The undervaluation of childcare work and the sector-wide low pay has created workforce recruitment and retention challenges, which in turn impacts the quality of childcare services. Action to improve the pay, and terms and conditions of the childcare workforce would have a significant positive impact on gender equality, as women make up 96% of workers. Increasing pay would also act as an economic imperative for more men to enter childcare, which would reduce the acute levels of occupational segregation which characterise the sector, whilst also improving women’s financial security.

Importantly, childcare is not recognised as critical social infrastructure. Within mainstream economics, spending on childcare and social care is categorised as current consumption, rather than capital investment. Unpaid care is not recognised at all. Despite evidence from Scotland and internationally highlighting investment in care infrastructure stimulates job creation, community regeneration and employment opportunities for women, it is still overlooked in Scottish policy making. Recognising childcare as social infrastructure is key to creating a wellbeing economy and is an important enabler of paid work and women’s socio-economic equality. Reframing how childcare is seen in the economy is also essential to ensure there is sufficient investment and policy focus to addresses the undervaluation of the workforce and deliver high-quality services that meet the needs of women and their families.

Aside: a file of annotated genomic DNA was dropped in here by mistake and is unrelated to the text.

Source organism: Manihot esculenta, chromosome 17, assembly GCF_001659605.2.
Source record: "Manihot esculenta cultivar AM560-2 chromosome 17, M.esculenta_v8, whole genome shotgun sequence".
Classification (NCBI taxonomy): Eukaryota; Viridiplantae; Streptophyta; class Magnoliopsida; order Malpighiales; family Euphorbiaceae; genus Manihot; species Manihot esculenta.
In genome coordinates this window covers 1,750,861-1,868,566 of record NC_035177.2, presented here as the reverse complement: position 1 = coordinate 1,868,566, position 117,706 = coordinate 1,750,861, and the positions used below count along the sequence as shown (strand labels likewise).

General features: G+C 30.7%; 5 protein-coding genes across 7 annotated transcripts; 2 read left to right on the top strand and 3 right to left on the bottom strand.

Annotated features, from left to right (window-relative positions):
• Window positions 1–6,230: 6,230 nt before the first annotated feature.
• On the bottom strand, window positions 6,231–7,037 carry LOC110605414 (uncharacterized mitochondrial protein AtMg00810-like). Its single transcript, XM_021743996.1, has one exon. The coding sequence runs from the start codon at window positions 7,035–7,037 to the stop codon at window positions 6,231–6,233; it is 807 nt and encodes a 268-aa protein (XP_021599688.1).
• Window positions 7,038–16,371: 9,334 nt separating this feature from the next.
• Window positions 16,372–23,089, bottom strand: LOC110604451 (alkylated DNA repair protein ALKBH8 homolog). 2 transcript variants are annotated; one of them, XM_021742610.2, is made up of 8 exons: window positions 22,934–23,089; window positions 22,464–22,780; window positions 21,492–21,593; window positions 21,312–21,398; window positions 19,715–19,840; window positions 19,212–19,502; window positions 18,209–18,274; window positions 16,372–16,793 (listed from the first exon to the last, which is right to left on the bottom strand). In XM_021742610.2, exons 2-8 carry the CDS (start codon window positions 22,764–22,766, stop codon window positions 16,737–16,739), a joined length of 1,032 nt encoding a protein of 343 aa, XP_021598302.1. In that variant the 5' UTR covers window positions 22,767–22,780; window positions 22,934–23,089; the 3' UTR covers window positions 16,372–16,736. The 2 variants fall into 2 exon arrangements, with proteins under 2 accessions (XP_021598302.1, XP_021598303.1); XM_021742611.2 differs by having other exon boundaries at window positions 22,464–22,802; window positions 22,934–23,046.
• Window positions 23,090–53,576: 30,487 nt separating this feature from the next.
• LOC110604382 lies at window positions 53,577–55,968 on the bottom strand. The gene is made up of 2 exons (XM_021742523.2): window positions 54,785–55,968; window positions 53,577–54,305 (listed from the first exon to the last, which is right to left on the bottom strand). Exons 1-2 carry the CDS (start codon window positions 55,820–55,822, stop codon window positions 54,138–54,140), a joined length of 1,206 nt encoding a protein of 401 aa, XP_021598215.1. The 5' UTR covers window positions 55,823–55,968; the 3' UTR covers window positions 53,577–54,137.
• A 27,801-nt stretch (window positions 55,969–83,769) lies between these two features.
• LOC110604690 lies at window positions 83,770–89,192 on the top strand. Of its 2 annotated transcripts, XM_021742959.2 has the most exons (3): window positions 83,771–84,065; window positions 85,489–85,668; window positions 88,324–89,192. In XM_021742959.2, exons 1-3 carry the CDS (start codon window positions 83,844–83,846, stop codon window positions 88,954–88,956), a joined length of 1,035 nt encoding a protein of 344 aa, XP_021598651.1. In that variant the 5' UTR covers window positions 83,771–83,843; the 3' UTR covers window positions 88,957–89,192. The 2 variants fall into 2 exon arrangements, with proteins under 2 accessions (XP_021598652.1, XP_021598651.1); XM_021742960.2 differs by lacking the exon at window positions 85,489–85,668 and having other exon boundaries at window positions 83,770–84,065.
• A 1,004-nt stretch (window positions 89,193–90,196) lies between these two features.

The principles created by Close the Gap and One Parent Families Scotland are intended to shape the next stages of Scotland’s childcare offer. These principles should underpin a system that promotes women’s socio-economic and labour market equality, advances children’s rights, and addresses women and children’s poverty. The principles are:

  1. A system of childcare that puts choice for all families at the heart of provision.
  2. A universal funded entitlement of 50 hours per week for children aged 6 months and above that is free at the point of use for all families.
  3. A high-quality service which delivers positive outcomes for children and realises children’s rights.
  4. A diverse and skilled childcare workforce that is valued, fairly paid and gender balanced.
  5. Flexible delivery that enables families to access childcare when they need and want it.
  6. Investment in childcare should be considered as necessary infrastructure for a sustainable wellbeing economy and good society.
  7. Work towards a childcare system that is not based on profit making.
  8. Investing in childcare is good for the economy.